Last evening at the inaugural ball, the Captain had proclaimed that Her Majesty’s [ship name] would make the jump from Kali Kata’s station on Sidhu to Londinium, Britannia in less than a fortnight.  No one had ever made the voyage from the Colonies in such a short amount of time.  In fact, when the first colonists had sailed to Kali Kata, they’d done so cryogenically asleep.

Even with her hand flattened on the pristine tablecloth, Morghan still couldn’t feel the rumble of the engines.  It would be a smooth trip indeed.  She took a delicate white china cup from the silver tray, poured a steaming cup, and took a measured sip, breathing deeply of the leaves’ smoky rich aroma.  Technology could not improve upon a fine cup of tea, no matter how hard and long the Empire’s greatest scientists labored to program the replicators. 

Surveying the room, she saw her father enter.  Sebastian Shah waited at the door for the steward to notice his presence, tapping his fingers impatiently against his hip while he scanned his datapad.  Inwardly, she groaned.  He’d talk incessantly about all his findings, from everything to how many crew manned the ship to how much the lowest berth had been sold to what the cooks and maids had gossiped about in the kitchens.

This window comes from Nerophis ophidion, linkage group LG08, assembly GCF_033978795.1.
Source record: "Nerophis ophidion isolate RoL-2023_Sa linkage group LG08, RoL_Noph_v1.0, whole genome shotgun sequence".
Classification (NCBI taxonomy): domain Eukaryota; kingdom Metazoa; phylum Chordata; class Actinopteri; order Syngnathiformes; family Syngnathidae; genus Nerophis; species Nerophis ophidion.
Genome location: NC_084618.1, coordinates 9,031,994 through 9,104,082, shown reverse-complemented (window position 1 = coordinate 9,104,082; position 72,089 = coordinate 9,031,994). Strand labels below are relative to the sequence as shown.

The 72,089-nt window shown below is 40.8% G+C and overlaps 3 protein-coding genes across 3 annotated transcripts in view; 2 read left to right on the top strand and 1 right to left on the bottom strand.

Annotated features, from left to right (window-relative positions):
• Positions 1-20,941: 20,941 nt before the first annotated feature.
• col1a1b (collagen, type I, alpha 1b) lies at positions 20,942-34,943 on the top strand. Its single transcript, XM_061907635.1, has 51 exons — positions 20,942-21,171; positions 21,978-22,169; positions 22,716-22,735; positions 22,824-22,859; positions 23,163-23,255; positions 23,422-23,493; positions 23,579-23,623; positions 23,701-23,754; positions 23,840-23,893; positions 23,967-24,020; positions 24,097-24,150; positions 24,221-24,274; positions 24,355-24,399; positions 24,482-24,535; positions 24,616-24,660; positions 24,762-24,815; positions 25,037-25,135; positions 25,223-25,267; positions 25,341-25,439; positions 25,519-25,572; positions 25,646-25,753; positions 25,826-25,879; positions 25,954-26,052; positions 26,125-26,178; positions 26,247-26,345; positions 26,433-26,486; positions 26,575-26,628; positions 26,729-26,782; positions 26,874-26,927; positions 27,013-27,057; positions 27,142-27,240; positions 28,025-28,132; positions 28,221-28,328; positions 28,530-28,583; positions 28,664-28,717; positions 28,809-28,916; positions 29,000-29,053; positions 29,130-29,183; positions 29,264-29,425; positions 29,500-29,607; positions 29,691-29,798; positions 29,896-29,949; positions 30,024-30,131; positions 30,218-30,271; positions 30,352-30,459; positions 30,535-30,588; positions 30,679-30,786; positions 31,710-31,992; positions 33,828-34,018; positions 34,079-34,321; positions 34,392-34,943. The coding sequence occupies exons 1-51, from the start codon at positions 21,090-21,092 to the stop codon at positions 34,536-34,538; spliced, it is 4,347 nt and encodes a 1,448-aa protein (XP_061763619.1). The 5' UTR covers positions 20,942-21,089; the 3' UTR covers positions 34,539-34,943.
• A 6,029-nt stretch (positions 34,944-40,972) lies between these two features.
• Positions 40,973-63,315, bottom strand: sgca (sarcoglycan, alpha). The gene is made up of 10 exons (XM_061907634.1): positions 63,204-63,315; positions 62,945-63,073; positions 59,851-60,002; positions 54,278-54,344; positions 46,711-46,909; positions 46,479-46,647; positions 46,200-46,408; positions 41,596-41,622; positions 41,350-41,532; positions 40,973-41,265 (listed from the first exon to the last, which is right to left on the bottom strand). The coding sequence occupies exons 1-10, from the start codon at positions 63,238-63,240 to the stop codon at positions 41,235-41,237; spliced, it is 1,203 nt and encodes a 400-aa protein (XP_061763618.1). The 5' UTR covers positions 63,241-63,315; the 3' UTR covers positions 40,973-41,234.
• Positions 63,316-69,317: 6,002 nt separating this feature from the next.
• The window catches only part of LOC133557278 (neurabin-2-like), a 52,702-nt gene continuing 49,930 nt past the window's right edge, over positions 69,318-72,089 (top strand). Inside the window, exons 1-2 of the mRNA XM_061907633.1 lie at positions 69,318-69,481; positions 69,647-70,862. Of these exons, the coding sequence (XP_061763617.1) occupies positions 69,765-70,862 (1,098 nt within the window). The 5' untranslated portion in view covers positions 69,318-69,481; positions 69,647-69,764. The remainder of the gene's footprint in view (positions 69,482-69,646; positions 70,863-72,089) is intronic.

She rose from her chair, and immediately the steward’s attention whipped to her.  She gave him a nod and pulled out the chair beside her.  The man quickly brought her father over, but it was the daughter who seated him.

“May I bring you anything, Lady Shah?”

“I’d like a fresh pot of tea, please, Mr. Whitman.  This one isn’t quite hot enough.”

“My apologies,” he bowed quickly and cleared the table.  “More of the same?”

“Golden tipped assam, yes, and bring my father a cup, please.”

She barely bit back her laughter at the strangled look on Sebastian’s face.  As soon as the steward left, he leaned closer and whispered, “Daughter, the expense!”

“It’s all part of the game, Father.  I’m sure you have numerous notes from the middle deck about the possibility of Britannia going to war.  Zijin won’t be satisfied with merely denying us trade in their ports; they’ll blockade the Colonies as well.  If we lose Sidhu, we lose tea.”